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Fractal Features of Soil Particles as an Index of Land Degradation under Different Land-Use Patterns and Slope-Aspects

School of Logistics and Management Engineering, Yunnan University of Finance and Economics Kunming, Kuming 650221, China
Department of Geography and Geospatial Sciences, Kansas State University, 920 N17th Street, Manhattan, KS 66506-2904, USA
School of Water, Energy and Environment, Cranfield University, College Rd, Cranfield MK43 0AL, UK
Department of Soil Science, College of Agriculture, Shiraz University, Shiraz 1352467891, Iran
Author to whom correspondence should be addressed.
Land 2023, 12(3), 615;
Received: 31 January 2023 / Revised: 2 March 2023 / Accepted: 3 March 2023 / Published: 4 March 2023


This study examines the effects of land use and slope aspect on soil erodibility (K-factor) and the fractal dimension (D) of soil particle size distribution (PSD) in calcareous soils at the watershed scale in western Iran. The study analyzed 113 soil samples collected from four land uses (slope-farmland, farmland, pasture, and woodland) at a depth of 0–20 cm, measuring common soil properties such as soil texture, soil organic matter (SOM), calcium carbonate (CaCO3), pH, and cation exchange capacity (CEC). The PSD of soil samples was measured using the international system of soil size fractions, and the D for PSD was calculated. The K-factor was calculated using the RUSLE model. The results showed that the K-factor was highest in slope farmlands with SOM at 1.6% and lowest in woodlands at 0.02 Mg h MJ−1 mm−1 with SOM at 3.5%. The study also found that there were significant correlations between D and clay content (r = 0.52), sand content (r = −0.29), and CEC (r = 0.36). Woodland soils had the highest SOM content, with a mean D value of 2.895, significantly higher than the mean D value of slope farmland soils, which had the lowest SOM at 1.6%. The study concludes that woodland soils retain finer particles, particularly clay, resulting in lower soil loss and land degradation compared to other land uses. Finally, the study suggests that shady slope aspects (south aspect) contain more organic matter due to less solar radiation and higher soil water content, resulting in lower soil erodibility (0.02 Mg h MJ−1 mm−1) and higher D values compared to other slope aspects.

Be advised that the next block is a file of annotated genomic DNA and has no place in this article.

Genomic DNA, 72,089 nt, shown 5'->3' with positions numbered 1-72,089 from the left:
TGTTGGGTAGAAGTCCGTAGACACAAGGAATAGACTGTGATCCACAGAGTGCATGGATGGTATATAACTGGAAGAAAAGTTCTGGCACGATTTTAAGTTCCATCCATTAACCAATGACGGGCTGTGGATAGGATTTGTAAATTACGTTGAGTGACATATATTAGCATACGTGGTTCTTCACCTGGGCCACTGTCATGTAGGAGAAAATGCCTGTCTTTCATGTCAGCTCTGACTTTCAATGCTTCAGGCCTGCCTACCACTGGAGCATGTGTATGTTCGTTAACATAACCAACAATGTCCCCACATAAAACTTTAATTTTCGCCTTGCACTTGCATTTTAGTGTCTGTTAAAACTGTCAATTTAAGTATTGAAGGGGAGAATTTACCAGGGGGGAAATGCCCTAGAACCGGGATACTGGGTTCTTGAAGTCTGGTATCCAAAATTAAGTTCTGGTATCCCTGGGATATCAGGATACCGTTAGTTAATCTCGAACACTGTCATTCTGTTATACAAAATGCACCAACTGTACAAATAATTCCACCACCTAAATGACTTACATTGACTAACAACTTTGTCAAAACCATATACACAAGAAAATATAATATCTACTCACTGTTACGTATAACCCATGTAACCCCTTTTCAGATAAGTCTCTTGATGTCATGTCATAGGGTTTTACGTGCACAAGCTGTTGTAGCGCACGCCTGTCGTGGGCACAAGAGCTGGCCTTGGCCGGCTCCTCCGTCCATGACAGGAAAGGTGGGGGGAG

1. Introduction

As a consequence of soil loss caused by water, land degradation is estimated to be a significant problem in many parts of the world, especially in semi-arid regions such as Iran [1,2]. Soil erodibility (K-factor) can be regarded as a key indicator of soil sensitivity to land degradation, which can predict soil erosion (soil loss) [3,4]. The term soil erodibility refers to soil surface erosion caused by raindrops and runoff. To estimate the K-factor and ultimately generate high-accuracy soil loss predictions, standard plots are considered the most accurate method for determining this parameter. Due to the difficulty and expense of fieldwork, researchers have developed models indicating a relationship between specific soil parameters and accessible soil properties [1,2,3]. Because soil erodibility is a key parameter for estimating erosion, studying how this varies spatially will help better understand the mechanisms that drive soil erosion, improve the accuracy of the empirical soil erosion model, and characterize the effects of environmental factors, such as topography, on land degradation [3,4].